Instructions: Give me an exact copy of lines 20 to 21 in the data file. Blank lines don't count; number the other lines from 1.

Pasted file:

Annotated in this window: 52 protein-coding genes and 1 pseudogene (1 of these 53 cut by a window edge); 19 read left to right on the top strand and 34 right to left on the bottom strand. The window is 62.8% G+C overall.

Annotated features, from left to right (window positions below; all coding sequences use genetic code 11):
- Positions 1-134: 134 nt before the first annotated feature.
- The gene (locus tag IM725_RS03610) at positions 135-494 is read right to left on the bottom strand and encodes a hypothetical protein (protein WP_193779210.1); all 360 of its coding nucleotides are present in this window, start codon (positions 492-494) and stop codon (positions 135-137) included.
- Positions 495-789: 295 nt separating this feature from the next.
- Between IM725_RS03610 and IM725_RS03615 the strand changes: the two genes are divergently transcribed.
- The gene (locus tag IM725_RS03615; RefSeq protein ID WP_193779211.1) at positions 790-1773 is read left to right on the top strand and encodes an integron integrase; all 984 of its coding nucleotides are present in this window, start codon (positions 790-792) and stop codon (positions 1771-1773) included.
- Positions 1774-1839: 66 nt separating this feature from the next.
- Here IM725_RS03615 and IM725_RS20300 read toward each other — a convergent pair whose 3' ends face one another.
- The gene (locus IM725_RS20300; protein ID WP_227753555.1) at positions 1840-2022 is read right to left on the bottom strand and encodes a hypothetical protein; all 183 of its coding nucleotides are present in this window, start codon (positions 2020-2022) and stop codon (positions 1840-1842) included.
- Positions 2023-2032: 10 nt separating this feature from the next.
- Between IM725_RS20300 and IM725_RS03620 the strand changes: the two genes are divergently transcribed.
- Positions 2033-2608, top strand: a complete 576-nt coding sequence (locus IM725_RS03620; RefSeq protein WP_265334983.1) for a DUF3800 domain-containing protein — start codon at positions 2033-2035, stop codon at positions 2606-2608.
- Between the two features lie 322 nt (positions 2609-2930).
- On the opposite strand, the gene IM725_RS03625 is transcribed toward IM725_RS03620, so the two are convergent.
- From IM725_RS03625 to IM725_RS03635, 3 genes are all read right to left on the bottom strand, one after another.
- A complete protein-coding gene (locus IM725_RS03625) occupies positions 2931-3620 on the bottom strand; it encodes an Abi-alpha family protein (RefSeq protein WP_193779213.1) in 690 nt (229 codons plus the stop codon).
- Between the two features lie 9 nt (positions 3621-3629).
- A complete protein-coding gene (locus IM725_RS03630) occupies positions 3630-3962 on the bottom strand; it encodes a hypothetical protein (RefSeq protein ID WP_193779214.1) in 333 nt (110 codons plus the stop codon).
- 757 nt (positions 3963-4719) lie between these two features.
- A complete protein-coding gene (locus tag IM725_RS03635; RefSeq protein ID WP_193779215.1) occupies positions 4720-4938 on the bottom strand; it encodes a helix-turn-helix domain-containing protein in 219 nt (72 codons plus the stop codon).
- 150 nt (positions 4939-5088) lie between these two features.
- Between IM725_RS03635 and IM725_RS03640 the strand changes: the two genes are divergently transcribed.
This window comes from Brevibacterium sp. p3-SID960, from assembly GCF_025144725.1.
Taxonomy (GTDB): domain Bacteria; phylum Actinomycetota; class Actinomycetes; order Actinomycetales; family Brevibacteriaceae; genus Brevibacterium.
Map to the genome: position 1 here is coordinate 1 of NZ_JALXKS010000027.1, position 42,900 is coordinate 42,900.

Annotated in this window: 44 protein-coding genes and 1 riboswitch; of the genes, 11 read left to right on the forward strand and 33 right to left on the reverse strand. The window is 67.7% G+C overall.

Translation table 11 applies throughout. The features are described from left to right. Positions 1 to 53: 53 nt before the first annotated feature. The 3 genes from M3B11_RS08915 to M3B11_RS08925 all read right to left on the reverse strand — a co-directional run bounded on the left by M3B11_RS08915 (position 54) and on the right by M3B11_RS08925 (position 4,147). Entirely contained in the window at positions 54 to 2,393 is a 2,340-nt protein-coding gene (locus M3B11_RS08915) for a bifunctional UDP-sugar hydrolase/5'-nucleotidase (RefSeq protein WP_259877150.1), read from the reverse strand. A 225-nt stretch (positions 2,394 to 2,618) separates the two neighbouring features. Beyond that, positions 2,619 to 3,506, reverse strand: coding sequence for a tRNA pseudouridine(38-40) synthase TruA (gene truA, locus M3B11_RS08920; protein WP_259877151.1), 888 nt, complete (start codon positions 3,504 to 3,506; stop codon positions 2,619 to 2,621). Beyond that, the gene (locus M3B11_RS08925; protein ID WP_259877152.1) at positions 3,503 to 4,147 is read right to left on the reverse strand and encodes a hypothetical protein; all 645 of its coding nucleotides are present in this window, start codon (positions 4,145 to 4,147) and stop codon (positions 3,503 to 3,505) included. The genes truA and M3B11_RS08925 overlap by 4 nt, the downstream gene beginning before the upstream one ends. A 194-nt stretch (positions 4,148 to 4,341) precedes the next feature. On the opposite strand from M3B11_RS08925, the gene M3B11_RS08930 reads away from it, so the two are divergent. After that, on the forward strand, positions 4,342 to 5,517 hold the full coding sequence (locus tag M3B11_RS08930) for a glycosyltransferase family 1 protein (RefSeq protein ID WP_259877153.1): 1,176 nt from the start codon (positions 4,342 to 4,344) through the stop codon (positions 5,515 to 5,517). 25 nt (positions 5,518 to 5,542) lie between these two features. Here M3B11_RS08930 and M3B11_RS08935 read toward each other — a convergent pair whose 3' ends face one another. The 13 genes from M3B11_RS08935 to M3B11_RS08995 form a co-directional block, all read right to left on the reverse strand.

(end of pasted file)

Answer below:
- 757 nt (positions 3963-4719) lie between these two features.
- A complete protein-coding gene (locus tag IM725_RS03635; RefSeq protein ID WP_193779215.1) occupies positions 4720-4938 on the bottom strand; it encodes a helix-turn-helix domain-containing protein in 219 nt (72 codons plus the stop codon).